EAST LIVERPOOL — Because of a state law that went into effect in April 2021, a prison inmate who has been incarcerated for more than three decades for the 1987 murder of an East Liverpool man gets an early bid for freedom.
Billy Wayne Smith, 52, who was a few weeks shy of his 18th birthday when Kevin Burks died at the hands of four people, will face a parole hearing this month outside his cell at the NorthEast Correctional Facility. Smith was sentenced to life with parole after 59 years. But because of the passage and signing of Senate Bill 256 into Ohio law, Smith had his parole hearing moved up by almost 25 years.
Burks’ sister, Jennifer Hicks, wrote a letter to the Ohio legislature protesting the new law. She said her family received a letter last July informing them about the rescheduled parole hearing for Smith.
“We already knew that Kevin’s other murderer Robert Carpenter would come up for parole in July 2022. But this came as a surprise to us,” Hicks’ letter stated, noting that the first parole hearing was previously scheduled for 2046. “I assumed there was a mistake and made all kinds of calls to figure out what was going on. I then found out that there had been no mistake.”
Hicks wrote that her brother was 25 years old and worked as an orderly at a hospital and later at a community resource center.
“Kevin was very trusting and loyal and had a kind-hearted soul. He would give you the shirt off his back,” she wrote.
These qualities ultimately led to his demise, Hicks said.
On Nov. 16, 1987, Smith and his three cohorts told Burks that one of his friends needed help.
“Kevin innocently left with them. He thought he would help someone. But that’s not what happened,” Hicks said.
The four men drove Burks to a remote area where they tortured, stabbed and shot him and slit his throat. The murderers originally intended to victimize a specific African-American man.
“But when they couldn’t find him, they targeted Kevin, because he was also black,” she wrote.
Hicks said she was 19 and in her first year of college when her brother was murdered.
“I had to take a leave of absence,” she explained. “While the killers were on the run, my family was scared because of the brutality of what had happened. .. we were on guard until they were apprehended.
Hicks said it would be “very dangerous” to release Smith from prison.
Hicks co-defendants David Lee Hudson and Peter Martin were also convicted and each sentenced to 59 years to life in prison, while the fourth man, Robert Carpenter, made a deal with prosecutors, testifying against his partners.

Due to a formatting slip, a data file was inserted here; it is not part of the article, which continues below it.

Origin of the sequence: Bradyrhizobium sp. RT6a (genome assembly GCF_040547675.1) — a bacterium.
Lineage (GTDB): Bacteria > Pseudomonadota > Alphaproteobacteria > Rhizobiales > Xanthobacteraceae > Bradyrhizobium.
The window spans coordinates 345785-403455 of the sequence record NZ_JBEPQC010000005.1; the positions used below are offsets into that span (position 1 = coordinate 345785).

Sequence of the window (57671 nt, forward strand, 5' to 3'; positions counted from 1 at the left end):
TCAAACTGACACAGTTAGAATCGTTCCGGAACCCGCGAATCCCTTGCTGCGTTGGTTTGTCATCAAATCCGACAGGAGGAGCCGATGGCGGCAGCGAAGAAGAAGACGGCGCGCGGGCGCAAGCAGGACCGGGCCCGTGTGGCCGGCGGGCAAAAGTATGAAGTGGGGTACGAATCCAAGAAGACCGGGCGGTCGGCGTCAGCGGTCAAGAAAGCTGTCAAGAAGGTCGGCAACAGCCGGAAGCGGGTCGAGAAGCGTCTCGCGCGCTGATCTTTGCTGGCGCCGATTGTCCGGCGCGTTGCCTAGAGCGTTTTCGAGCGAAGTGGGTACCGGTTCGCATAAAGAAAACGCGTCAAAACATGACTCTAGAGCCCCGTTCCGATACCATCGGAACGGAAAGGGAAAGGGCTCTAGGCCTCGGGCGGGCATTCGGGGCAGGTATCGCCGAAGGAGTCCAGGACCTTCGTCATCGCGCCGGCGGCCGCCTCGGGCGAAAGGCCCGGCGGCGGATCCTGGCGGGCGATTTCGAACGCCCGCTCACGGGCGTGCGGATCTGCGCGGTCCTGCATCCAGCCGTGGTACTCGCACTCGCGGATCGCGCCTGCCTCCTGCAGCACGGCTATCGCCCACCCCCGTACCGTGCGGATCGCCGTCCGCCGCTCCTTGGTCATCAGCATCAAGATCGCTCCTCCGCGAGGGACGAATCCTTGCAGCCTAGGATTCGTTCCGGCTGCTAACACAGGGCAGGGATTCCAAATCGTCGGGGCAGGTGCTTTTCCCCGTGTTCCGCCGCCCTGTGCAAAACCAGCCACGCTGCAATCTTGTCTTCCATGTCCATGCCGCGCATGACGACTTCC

Reports showed Carpenter claimed he didn’t harm Burks but was too afriad to stop the others or tell anyone afterward. Carpenter was convicted of murder, kidnapping and aggravated robbery charges, and sentenced to 15 years to life, records show.
Also opposing his release is the man who worked on the case for the prosecution when it was in appeals in the late 1980s. Christopher Becker, who is now first assistant in the Trumbull County Prosecutor’s Office, said he doesn’t want to see Smith or any of his co-defendants released because they had plans to kill more African Americans.
“The legislature (by passing SB 256) really blew it by allowing this Smith guy an early parole hearing,” Becker said.
Hicks said releasing Smith would also be unjust, so she said she will be participating in the parole hearing so that “my brother has a face and a voice.”
“With the racial divide we have now, how can we guarantee that if Billy Wayne Smith comes out of prison, he won’t come after my family?” Hicks asked the legislature in her letter. “I cannot stand by and not represent my brother whose life was taken for no reason.”
Hicks said she participated in the last parole hearing for co-defendant Robert Carpenter in 2013.
“I couldn’t concentrate. It affected my job,” Hicks said. “Parole hearings remind me of what I know, which is that Kevin is gone and I’m never gonna see him again.”
She said to have to go through the parole hearings every five years for “an individual who should be behind bars” is a shame.
As for Senate Bill 256, Hicks said the new law has disregarded victims’ feelings.
“Victims are forgotten, while criminals are forgiven and remembered,” she said. “My brother didn’t get a second chance. And the legislature gave his killer another chance,” Hicks wrote lawmakers asking them to amend the law that favors juvenile offenders.
An email was sent to the sponsor of SB 256, Sen. Nathan Manning, R-North Ridgeville, seeking comment on the updated parole schedule for inmates such as Hicks, and Manning did not respond.
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